clock menu more-arrow no yes mobile

Filed under:

Mets vs. Braves: Can Amazins take back second place by working overtime in Atlanta?

If the Mets don’t get their act together, the Braves won’t be the last team to jump them in the standings.

Atlanta Braves v Toronto Blue Jays Photo by Tom Szczerbowski/Getty Images

Once the Mets are done playing four games in three days in Atlanta, they’ll play 11 straight games against the Cubs, Nationals, and Dodgers. That’s one team with a hefty lead in its division and two more who are lurking but have more than enough talent to turn on the jets at any given moment. In other words, the Mets probably have to make a good impression against the Braves if they hope to stay relevant in a pennant race that has slowly been creeping away from them since the season began.

Whether or not it’s good for the club to be playing competitive baseball instead of rebuilding for a healthier future is a story for another day. For now, there’s still plenty of time for the Mets to turn their campaign in the right direction, especially considering the reinforcements that we’ve been waiting for are finally slated to arrive this weekend.

Given their short track records, Steven Matz and Seth Lugo — who have both been simultaneously recovering from elbow injuries since early April — aren’t guaranteed to bring peace and happiness to the beleaguered pitching rotation. On the other hand, they don’t need to be outstanding to make a big impact and give the team a little stability.

What about these Braves, though? They have their own problems, right? Well, Bartolo Colon is now on the disabled list with an oblique injury, and Freddie Freeman is still two months away from returning to action due to a fractured wrist. That deprives Mets fans of getting to see their favorite and least favorite Atlanta stars. Plus, R.A. Dickey won’t show up on the mound since he just spun a gem against Philadelphia on Thursday.

One guy who will be on the field for Atlanta is Matt Adams, the first baseman who has turned into a key player after being jettisoned by St. Louis in late May. Now a full-time player for the Braves, Adams is taking advantage of the situation with six home runs in just 17 games. The offense is also getting a lift from Dansby Swanson, who has hit .375/.423/.625 so far in June and is starting to look like the shortstop of the future again.

Braves manager Brian Snitker would probably like to move Swanson back near the top of the order where he started the year, but veteran second baseman Brandon Phillips is doing too good of a job in the No. 2 spot with multiple hits in four of his last five games. Up in the leadoff spot, Ender Inciarte is also swinging a hot bat with 11 hits, five walks, and zero strikeouts in his last five games. That includes an incredible 5-for-5 performance on June 4 in which he also homered and drove in five runs.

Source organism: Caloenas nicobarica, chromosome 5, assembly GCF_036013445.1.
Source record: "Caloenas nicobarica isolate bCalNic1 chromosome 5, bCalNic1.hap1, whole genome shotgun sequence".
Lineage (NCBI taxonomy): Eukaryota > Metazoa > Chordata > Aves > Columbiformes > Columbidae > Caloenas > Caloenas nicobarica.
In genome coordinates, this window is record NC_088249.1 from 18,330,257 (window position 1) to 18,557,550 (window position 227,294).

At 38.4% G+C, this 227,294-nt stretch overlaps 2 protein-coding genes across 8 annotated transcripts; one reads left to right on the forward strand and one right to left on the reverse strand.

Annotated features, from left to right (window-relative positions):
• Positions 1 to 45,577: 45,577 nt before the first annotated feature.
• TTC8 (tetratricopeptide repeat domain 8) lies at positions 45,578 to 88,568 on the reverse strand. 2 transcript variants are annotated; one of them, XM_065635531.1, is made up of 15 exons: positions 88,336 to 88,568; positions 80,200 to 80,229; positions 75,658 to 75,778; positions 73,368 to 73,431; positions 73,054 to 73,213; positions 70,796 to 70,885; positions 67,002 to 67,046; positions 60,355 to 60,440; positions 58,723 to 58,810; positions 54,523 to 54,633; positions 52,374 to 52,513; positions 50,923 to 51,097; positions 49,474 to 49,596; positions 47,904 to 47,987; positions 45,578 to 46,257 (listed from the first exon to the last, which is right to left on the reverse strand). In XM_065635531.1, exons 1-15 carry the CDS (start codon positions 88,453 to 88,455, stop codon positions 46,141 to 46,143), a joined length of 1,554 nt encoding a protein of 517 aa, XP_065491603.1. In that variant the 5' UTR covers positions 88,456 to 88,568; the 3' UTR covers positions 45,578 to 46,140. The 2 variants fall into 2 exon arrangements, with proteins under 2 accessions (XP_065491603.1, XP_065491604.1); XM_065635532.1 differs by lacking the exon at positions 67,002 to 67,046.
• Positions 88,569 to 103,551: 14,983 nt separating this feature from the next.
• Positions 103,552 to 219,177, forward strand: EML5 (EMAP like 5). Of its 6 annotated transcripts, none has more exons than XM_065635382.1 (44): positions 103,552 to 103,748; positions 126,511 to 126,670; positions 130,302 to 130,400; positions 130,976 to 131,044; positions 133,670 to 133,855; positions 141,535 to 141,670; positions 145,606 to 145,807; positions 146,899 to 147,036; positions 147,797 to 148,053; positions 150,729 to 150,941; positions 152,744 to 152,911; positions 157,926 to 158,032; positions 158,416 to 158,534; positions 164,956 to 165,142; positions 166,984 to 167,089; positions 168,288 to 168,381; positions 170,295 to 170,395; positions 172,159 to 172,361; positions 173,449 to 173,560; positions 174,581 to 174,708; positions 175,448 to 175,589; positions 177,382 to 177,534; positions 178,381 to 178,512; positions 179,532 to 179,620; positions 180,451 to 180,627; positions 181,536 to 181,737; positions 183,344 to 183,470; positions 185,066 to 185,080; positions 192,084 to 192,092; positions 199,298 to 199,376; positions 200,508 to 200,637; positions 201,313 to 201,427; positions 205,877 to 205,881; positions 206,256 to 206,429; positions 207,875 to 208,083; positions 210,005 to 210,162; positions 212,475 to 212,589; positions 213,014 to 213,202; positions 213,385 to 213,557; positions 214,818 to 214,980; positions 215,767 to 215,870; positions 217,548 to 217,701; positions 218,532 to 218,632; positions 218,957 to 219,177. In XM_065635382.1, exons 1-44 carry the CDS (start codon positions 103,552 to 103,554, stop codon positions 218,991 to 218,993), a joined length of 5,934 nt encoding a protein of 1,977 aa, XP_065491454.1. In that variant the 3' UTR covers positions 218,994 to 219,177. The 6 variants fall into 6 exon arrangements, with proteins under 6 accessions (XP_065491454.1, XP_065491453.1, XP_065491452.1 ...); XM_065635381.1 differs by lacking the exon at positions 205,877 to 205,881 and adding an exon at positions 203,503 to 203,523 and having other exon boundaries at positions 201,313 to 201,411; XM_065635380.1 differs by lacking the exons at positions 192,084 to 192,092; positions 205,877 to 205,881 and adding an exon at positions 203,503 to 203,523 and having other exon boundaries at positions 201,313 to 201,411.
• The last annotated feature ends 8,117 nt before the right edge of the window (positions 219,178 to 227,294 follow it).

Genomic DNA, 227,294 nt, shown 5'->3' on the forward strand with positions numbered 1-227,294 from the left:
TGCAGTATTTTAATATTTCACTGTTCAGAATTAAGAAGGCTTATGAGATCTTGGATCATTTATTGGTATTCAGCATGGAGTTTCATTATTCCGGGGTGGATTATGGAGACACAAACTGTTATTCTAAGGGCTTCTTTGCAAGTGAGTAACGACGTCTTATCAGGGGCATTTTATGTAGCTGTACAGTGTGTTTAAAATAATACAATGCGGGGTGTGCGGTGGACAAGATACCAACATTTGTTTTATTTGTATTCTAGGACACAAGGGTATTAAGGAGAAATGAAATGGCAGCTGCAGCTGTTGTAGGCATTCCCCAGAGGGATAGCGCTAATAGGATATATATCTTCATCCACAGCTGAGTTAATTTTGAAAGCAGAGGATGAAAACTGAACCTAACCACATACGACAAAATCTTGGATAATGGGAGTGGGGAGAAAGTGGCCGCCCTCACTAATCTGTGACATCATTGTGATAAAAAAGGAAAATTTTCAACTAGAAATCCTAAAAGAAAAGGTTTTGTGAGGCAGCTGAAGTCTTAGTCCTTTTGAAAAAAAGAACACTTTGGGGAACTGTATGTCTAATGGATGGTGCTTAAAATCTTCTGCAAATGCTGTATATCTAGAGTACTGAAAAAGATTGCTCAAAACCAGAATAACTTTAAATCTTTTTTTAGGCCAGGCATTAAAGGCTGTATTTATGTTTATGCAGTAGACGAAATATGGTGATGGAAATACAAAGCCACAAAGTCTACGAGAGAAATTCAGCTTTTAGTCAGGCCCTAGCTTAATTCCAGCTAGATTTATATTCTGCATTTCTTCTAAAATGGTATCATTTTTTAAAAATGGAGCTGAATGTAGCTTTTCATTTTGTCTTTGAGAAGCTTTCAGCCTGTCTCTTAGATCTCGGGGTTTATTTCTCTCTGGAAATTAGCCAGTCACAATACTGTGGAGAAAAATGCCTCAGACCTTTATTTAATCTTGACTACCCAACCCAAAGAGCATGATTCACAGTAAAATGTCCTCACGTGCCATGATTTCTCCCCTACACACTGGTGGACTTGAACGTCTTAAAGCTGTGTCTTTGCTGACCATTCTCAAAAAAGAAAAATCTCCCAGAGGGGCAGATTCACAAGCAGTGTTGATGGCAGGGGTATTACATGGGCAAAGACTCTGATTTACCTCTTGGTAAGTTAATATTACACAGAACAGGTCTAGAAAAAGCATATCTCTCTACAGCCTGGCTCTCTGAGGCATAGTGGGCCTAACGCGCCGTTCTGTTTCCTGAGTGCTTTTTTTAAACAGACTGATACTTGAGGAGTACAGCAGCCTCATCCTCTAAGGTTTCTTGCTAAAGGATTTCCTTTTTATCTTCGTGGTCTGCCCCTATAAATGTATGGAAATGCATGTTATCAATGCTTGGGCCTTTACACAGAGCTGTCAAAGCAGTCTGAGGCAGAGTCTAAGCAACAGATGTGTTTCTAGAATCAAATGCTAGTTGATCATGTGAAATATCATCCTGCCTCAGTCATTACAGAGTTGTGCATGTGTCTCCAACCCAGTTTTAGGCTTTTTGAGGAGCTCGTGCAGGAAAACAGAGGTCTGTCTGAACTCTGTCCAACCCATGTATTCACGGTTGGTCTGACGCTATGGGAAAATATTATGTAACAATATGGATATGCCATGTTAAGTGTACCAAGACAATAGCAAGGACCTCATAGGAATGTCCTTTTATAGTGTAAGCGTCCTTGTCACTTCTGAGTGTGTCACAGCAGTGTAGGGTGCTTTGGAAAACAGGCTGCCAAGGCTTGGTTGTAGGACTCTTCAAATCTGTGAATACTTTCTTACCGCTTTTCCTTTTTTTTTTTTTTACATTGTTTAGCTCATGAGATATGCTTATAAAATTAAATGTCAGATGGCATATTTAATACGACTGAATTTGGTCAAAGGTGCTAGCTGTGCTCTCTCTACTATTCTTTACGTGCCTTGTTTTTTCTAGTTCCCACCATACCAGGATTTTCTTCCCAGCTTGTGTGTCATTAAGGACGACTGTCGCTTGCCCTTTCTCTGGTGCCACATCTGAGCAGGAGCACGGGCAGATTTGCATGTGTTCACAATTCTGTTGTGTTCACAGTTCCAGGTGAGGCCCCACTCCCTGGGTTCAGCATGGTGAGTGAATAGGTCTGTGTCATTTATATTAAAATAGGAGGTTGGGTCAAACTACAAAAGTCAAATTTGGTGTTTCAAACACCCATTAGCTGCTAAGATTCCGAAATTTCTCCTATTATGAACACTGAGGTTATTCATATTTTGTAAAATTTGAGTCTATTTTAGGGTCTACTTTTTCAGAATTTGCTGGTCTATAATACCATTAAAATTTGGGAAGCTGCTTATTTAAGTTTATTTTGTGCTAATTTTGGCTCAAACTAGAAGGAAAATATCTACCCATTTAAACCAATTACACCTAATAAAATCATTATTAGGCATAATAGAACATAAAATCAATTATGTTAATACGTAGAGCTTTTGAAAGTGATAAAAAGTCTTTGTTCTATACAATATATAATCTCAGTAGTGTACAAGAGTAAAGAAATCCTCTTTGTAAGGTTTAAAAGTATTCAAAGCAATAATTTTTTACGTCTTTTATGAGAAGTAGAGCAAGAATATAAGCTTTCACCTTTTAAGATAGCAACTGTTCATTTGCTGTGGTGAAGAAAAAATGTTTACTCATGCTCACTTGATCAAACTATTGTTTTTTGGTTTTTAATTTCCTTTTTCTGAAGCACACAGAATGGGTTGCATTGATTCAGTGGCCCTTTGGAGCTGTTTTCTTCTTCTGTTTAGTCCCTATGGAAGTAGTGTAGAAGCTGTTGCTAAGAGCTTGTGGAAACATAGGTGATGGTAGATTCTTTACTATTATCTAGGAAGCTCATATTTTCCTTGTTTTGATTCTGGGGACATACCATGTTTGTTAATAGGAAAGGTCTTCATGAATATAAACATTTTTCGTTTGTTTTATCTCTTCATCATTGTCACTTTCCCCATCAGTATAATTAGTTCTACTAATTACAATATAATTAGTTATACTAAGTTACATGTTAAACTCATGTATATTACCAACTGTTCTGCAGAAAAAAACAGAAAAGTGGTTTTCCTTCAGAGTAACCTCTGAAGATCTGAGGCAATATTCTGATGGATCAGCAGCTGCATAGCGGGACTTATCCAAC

The Mets will counter with a resurgent Jay Bruce who appeared to slow down in May before striking back with three home runs in the first week of June. There are also whispers of Yoenis Cespedes finally being able to return soon, but that probably won’t happen until next week at the earliest. Instead, Curtis Granderson will get an extended chance to prove that he belongs in the lineup when everyone is healthy. Since the start of May, the veteran outfielder is hitting .260/.371/.490 with better defense than Bruce can provide.

Probable pitchers

Friday, June 9: Matt Harvey vs. Julio Teheran, 7:35 p.m., SNY

Harvey: 61.1 IP, 46 K, 32 BB, 13 HR, 5.43 ERA, 6.03 FIP, 1.48 WHIP

The series opener could prove to be a slugfest if neither of these starters can get back on track. Harvey’s last two outings were like Dr. Jekyll and Mr. Hyde, with an encouraging performance in Pittsburgh followed by a sloppy one against the same team at home. It doesn’t seem as though he’s getting his big strikeout stuff back, so it would be nice if he would stop walking so many batters. It’s been almost two months since Harvey pitched a game without multiple walks on the ledger.

Teheran: 66.2 IP, 51 K, 28 BB, 14 HR, 5.40 ERA, 5.70 FIP, 1.52 WHIP

Walks aren’t as big an issue for Teheran nowadays as they were in the beginning of the year, but the Colombian right-hander is giving up a lot of hard contact with nine home runs allowed in his last four starts. Although he performed well against the Mets in his first two outings against them this year, the Amazins finally got some revenge with six runs in six innings during a 7-5 win on May 1. During Teheran’s last trip to the hill, he was lit up by Cincinnati for seven runs and two home runs in five frames.

Saturday, June 10, Game 1: Robert Gsellman vs. Sean Newcomb, 1:00 p.m., SNY & MLBN

Gsellman: 57.0 IP, 44 K, 19 BB, 7 HR, 5.53 ERA, 4.38 FIP, 1.54 WHIP